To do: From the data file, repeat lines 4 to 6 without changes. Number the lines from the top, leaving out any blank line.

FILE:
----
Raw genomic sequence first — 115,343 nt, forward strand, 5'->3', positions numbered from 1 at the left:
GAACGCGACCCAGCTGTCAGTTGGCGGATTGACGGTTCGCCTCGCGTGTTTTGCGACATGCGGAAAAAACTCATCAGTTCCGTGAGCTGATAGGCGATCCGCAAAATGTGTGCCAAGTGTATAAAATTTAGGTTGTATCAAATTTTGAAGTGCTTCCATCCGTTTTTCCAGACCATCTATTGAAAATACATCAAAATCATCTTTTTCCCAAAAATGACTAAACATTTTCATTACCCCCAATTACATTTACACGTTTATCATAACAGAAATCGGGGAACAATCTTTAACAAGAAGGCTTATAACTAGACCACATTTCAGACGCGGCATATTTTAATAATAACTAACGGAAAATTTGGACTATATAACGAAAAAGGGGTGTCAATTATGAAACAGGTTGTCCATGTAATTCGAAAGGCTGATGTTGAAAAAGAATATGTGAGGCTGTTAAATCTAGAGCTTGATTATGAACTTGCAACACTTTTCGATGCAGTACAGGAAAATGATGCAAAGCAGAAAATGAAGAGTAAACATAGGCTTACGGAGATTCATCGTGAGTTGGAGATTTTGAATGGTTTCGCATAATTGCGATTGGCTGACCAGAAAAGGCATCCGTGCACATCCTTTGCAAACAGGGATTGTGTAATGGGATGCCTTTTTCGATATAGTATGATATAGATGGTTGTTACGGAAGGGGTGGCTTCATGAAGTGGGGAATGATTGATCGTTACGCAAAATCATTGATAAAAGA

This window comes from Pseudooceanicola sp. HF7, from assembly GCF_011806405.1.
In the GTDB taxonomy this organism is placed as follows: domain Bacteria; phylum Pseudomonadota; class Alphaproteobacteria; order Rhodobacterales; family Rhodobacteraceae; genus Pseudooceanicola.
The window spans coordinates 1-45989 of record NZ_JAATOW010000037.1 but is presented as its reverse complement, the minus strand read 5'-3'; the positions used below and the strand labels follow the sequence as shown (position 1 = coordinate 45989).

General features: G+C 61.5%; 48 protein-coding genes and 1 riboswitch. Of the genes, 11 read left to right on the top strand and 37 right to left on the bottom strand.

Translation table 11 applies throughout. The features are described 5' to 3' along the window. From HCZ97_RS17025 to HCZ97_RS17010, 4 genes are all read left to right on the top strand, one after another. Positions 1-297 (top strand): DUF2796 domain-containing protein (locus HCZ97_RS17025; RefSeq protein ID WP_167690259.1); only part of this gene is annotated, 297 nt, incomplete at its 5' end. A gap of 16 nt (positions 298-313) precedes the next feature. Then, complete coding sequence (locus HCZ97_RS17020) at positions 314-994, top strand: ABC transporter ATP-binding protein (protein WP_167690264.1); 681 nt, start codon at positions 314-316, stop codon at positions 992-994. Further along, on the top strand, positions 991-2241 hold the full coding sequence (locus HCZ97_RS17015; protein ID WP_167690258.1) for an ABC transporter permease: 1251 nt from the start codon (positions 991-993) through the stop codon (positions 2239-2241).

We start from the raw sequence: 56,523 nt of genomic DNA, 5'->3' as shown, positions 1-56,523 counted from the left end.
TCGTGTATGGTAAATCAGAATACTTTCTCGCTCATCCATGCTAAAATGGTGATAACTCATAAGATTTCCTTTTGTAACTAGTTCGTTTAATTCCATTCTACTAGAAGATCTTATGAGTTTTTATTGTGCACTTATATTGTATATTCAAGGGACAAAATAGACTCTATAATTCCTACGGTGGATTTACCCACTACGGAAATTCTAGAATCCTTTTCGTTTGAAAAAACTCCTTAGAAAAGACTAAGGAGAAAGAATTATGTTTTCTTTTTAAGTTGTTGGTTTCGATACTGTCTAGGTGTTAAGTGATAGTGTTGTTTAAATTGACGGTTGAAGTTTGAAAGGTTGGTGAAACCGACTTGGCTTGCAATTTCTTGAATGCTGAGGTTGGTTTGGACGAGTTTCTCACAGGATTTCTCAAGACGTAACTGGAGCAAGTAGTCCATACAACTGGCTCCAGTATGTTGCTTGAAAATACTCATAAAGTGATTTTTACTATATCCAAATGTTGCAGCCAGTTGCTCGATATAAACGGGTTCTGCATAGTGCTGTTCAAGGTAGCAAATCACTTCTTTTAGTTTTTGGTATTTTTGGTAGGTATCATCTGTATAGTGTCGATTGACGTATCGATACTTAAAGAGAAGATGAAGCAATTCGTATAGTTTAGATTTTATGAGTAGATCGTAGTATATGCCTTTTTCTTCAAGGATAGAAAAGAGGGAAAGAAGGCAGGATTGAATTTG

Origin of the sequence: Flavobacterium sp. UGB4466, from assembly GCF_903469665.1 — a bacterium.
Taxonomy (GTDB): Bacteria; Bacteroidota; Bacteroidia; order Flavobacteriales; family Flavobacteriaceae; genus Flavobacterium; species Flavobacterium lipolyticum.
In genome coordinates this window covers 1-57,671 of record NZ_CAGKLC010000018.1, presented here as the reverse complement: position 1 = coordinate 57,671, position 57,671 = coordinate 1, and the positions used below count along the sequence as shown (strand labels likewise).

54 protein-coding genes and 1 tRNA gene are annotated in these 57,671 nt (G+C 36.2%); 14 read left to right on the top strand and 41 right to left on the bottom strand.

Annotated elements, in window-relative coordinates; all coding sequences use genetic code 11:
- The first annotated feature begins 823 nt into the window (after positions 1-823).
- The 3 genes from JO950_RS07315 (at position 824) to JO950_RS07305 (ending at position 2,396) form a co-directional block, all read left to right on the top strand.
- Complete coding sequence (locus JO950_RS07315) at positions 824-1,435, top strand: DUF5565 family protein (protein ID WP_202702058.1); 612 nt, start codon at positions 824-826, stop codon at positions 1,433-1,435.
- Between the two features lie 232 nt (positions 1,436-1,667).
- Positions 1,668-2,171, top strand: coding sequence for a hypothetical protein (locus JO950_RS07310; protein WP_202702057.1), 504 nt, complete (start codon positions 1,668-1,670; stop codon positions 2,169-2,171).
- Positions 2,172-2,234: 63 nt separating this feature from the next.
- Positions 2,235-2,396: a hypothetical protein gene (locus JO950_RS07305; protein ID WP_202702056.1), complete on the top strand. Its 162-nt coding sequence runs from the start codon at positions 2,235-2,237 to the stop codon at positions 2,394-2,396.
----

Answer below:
In the GTDB taxonomy this organism is placed as follows: domain Bacteria; phylum Pseudomonadota; class Alphaproteobacteria; order Rhodobacterales; family Rhodobacteraceae; genus Pseudooceanicola.
The window spans coordinates 1-45989 of record NZ_JAATOW010000037.1 but is presented as its reverse complement, the minus strand read 5'-3'; the positions used below and the strand labels follow the sequence as shown (position 1 = coordinate 45989).

General features: G+C 61.5%; 48 protein-coding genes and 1 riboswitch. Of the genes, 11 read left to right on the top strand and 37 right to left on the bottom strand.